All material subject to strictly enforced copyright laws. © 2022 ITR is part of the Euromoney Institutional Investor PLC group.

Italy: new law decree restricts relocation outside Italy where beneficial regimes are granted

Italy issues changes to the operation of country-by-country reporting

Law Decree 87 dated July 12 2018 (also known as the 'dignity decree' or 'decreto dignità') was approved by the Italian government in early July 2018 and finally converted into Law 96/2018 by Parliament. It entered into force on August 12 2018.

One of the main pillars of this new law – which is likely to have a major impact on multinational groups’ operating strategies – is to restrict the relocation overseas of high-value activities (including manufacturing) by legal entities operating in Italy. In fact, companies that received state support in Italy to start and run their business activities are committed to keeping their supported high-value operations in Italy for at least five years. If they do not, the state aid will be forfeited and administrative penalties levied.

As further provided in Article 5, Paragraph 1, of Law Decree 87/2018, Italian and foreign enterprises operating in Italy which received state aid subject to carrying out productive investments, will forfeit those benefits if the supported economic activity (or even part of it) is relocated outside the EU (with the exception of those countries belonging to the European Economic Area (EEA)) within five years from the conclusion of the supported initiative. In such a case, the state aid is forfeited and administrative penalties of between two and four times the subsidy amount are levied.

Moreover, and as provided by Paragraph 2 of the same article, Italian and foreign enterprises operating in Italy which received state aid subject to carrying out productive investments in a specific geographical area, lose their subsidies if the economic activity for which the state aid was provided are relocated outside the designated area (i.e. elsewhere in Italy, the EU or the EEA) within five years from the conclusion of the supported initiative or investment.

Therefore, in both cases, state aid received will have to be given back, including interest equal to that applicable at the time the subsidy was granted, plus 5%.

As anticipated, these law provisions entered into force on August 12 2018. They do not apply retroactively, and may be applied only to sales and relocations enacted after that date.

As a matter of fact, based on Article 5, Paragraph 4 of Decree 87/2018, state aid granted and supported investments that began before these new provisions entered into force (e.g. August 12 2018) are subject to the old regulations, including Article 1, Paragraph 60 of Law 147/2013.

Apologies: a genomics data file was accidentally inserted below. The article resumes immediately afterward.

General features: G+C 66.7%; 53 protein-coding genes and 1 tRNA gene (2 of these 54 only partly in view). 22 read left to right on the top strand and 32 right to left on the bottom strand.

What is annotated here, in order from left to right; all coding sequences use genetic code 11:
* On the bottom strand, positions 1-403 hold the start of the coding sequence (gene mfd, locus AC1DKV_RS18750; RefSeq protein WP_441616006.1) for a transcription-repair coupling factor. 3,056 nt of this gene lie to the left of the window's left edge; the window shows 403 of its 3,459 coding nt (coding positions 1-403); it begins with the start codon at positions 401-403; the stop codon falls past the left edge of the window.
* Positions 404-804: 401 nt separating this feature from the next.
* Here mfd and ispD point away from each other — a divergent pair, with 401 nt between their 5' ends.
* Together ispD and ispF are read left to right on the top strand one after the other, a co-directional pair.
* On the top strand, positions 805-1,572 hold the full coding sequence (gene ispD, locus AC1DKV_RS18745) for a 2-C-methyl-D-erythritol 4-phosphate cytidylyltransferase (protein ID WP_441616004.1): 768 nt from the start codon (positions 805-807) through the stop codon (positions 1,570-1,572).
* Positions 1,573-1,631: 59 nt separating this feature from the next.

As with the new provisions, the latter stated that Italian and foreign companies operating in Italy that had benefited from public capital grants, would forfeit this benefit and be obliged to repay the capital grants received if, within three years from the subsidy payment, those companies relocated outside the original designated area in a non-EU country, resulting in a personnel reduction of 50% or more.

Furthermore, specific provisions relating to occupation safeguards in enterprises benefiting from public aid are set forth in Article 6 of Decree 87/2018; and Article 7 relates to the forfeiture and retrieving of specific incentives such as 'hyper amortisation' in the case of the sale or relocation abroad of those assets which benefited from such preferential treatment.

Gian Luca Nieddu (gianluca.nieddu@hager-partners.it) and Barbara Scampuddu (barbara.scampuddu@hager-partners.it)

Hager&Partners, Tel: +39 02 7780711

Website: www.hager-partners.it    

more across site & bottom lb ros

More from across our site

Gorka Echevarria talks to reporter Siqalane Taho about how inflation, e-invoicing and technology are affecting the laser printing firm in a post-COVID world.
Tax directors have called on companies to better secure their data as they generate ever-increasing amounts of information due to greater government scrutiny.
Incoming amendments to the treaty could increase costs on non-resident Indian service providers.
Experts say the proposed minimum tax does not align with the OECD’s pillar two regime and risks other countries pulling out.
The Malawian government has targeted US gemstone miner Columbia Gem House, while Amgen has successfully consolidated two separate tax disputes with the Internal Revenue Service.
ITR's latest quarterly PDF is now live, leading on the rise of tax technology.
ITR is delighted to reveal all the shortlisted firms, teams, and practitioners for the 2022 Americas Tax Awards – winners to be announced on September 22
‘Care’ is the operative word as HMRC seeks to clamp down on transfer pricing breaches next year.
Tax directors tell ITR that the CRA’s clampdown on unpaid taxes on insurance premiums is causing uncertainty for businesses as they try to stay compliant.
HMRC has informed tax directors that it will impose automated assessments on online sellers with inaccurate VAT returns, in a bid to fight fraud.
We use cookies to provide a personalized site experience.
By continuing to use & browse the site you agree to our Privacy Policy.
I agree